• The right to run to the Oracle Java Release 17 programs for your “internal business operations.”

This right is NEW!

This means that an end-user organization is entitled to deploy and use the Oracle Java release 17 programs for its internal business operations. In other words, if you want to deploy and use Oracle Java release 17 within your organization, you no longer require a separate license for the use of Oracle Java release 17. But remember, this is ONLY applicable if your deployment and use of Oracle Java is not yet governed through another Oracle License Agreement (e.g.: Oracle Master Agreement).

How long will Oracle use the NFTC and what happens afterwards?

Oracle will use the NFTC for JDK 17 and later releases. LTS releases, such as JDK 17, will receive updates under this license for one year after the release of the subsequent LTS. After the free use license period, Oracle intends to use the OTN License, the same currently used for Java 8 and 11 LTS releases, for subsequent updates.

In other words, as an organization you can only use Oracle JDK 17 for free in production until September 2024 (1 year after the next LTS). If you want further Java 17 updates after September 2024, you have to buy Oracle Java SE Subscription and fall back to the OTN license agreement (or jump to the next LTS release every 2 years).

Does this mean that I will not require an Oracle Java Subscription any longer?

In order to answer this question, we should take a step back and think about why end-users typically decide to obtain an Oracle Java subscription. In the past, some end-users decided to buy an Oracle Java Subscription from a license compliance perspective. But this is typically not the major reason. The major reason why end-users decided to obtain an Oracle Java subscription is for security reasons. Customers wanted to be allowed to make use of patches and/or bug fixes to protect their most mission-critical applications from a security perspective. In order to do so, you are still required to have an Oracle Java Standard Subscription for your deployments both on clients and/or servers.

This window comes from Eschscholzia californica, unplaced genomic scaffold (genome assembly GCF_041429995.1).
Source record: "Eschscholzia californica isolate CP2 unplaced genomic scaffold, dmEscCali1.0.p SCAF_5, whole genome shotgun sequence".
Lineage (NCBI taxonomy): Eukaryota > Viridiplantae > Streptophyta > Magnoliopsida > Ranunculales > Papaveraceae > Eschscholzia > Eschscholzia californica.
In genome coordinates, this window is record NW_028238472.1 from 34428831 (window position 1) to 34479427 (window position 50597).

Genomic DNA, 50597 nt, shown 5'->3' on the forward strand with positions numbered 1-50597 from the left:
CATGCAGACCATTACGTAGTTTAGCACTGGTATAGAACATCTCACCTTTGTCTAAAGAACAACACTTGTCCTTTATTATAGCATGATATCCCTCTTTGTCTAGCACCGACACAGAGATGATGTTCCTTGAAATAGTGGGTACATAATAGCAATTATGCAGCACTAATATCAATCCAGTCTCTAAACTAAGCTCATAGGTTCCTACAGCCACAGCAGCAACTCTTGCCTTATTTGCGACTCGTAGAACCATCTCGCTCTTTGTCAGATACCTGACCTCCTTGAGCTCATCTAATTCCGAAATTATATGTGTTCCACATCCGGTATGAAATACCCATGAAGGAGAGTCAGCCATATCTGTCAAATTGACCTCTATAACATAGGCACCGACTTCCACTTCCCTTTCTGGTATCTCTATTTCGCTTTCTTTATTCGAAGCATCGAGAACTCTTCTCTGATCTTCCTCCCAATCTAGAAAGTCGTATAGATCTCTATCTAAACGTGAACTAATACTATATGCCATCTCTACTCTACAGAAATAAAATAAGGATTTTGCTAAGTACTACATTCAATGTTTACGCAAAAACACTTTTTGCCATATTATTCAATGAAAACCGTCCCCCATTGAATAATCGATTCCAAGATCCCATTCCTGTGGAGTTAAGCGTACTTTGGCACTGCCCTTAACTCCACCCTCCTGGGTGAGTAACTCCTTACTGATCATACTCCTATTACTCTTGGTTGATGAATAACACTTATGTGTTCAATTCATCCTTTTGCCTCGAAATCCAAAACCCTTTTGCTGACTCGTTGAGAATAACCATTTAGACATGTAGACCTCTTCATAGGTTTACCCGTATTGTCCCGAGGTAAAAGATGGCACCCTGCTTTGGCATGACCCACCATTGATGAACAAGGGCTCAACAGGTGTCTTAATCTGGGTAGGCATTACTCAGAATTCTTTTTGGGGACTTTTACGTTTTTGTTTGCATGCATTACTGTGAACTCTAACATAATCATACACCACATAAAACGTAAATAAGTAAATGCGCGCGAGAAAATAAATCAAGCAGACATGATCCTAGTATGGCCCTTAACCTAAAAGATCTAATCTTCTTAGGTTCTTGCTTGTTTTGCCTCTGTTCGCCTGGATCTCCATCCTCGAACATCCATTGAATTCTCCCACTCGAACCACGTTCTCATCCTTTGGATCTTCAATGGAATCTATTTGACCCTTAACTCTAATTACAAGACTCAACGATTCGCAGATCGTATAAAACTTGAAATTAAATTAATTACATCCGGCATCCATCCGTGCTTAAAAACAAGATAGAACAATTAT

Need Help?

SoftwareONE’s Oracle Java Advisory Services are specialized in determining for your organization:

  • The actual use rights obtained to deploy and/or use Oracle Java programs through your different Oracle licenses, through different license agreements.
  • The actual deployment and use of the different Oracle Java programs (both Java Standard Edition & Java Commercial Features)
  • The actual security/vulnerability risks you may be exposed to in regard to the deployed Oracle Java programs
  • The actual license compliance position associated to your deployment and use of the Oracle (Java) programs.

Get a Grip of All the Java Changes

Do you feel overwhelmed by all of the changes Oracle made regarding Java? We can support you in understanding how these changes might impact you. Feel free to reach out to your SoftwareONE representative and schedule a call with one of our Oracle Solution Sales Specialists.

Learn more